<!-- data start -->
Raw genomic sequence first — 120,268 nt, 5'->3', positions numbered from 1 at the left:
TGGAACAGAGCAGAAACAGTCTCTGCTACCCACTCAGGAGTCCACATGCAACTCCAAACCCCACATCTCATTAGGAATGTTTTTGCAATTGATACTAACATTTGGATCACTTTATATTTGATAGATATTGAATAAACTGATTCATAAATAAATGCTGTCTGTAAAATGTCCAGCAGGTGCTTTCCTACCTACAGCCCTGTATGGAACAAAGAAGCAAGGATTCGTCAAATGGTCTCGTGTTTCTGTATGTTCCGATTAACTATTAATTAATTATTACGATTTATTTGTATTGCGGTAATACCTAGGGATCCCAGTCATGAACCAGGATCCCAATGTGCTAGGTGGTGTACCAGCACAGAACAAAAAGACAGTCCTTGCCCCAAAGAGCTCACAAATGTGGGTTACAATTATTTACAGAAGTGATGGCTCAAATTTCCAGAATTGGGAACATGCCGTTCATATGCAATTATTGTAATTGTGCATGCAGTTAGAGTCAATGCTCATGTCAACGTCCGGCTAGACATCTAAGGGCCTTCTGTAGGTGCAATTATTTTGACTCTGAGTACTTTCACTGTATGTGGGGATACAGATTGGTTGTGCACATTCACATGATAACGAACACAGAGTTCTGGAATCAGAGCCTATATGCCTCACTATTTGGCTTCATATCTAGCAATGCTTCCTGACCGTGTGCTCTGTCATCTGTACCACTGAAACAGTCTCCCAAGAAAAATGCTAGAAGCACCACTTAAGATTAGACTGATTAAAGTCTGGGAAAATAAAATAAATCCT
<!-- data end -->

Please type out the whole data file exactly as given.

Raw genomic sequence first — 120,268 nt, 5'->3', positions numbered from 1 at the left:
TGGAACAGAGCAGAAACAGTCTCTGCTACCCACTCAGGAGTCCACATGCAACTCCAAACCCCACATCTCATTAGGAATGTTTTTGCAATTGATACTAACATTTGGATCACTTTATATTTGATAGATATTGAATAAACTGATTCATAAATAAATGCTGTCTGTAAAATGTCCAGCAGGTGCTTTCCTACCTACAGCCCTGTATGGAACAAAGAAGCAAGGATTCGTCAAATGGTCTCGTGTTTCTGTATGTTCCGATTAACTATTAATTAATTATTACGATTTATTTGTATTGCGGTAATACCTAGGGATCCCAGTCATGAACCAGGATCCCAATGTGCTAGGTGGTGTACCAGCACAGAACAAAAAGACAGTCCTTGCCCCAAAGAGCTCACAAATGTGGGTTACAATTATTTACAGAAGTGATGGCTCAAATTTCCAGAATTGGGAACATGCCGTTCATATGCAATTATTGTAATTGTGCATGCAGTTAGAGTCAATGCTCATGTCAACGTCCGGCTAGACATCTAAGGGCCTTCTGTAGGTGCAATTATTTTGACTCTGAGTACTTTCACTGTATGTGGGGATACAGATTGGTTGTGCACATTCACATGATAACGAACACAGAGTTCTGGAATCAGAGCCTATATGCCTCACTATTTGGCTTCATATCTAGCAATGCTTCCTGACCGTGTGCTCTGTCATCTGTACCACTGAAACAGTCTCCCAAGAAAAATGCTAGAAGCACCACTTAAGATTAGACTGATTAAAGTCTGGGAAAATAAAATAAATCCT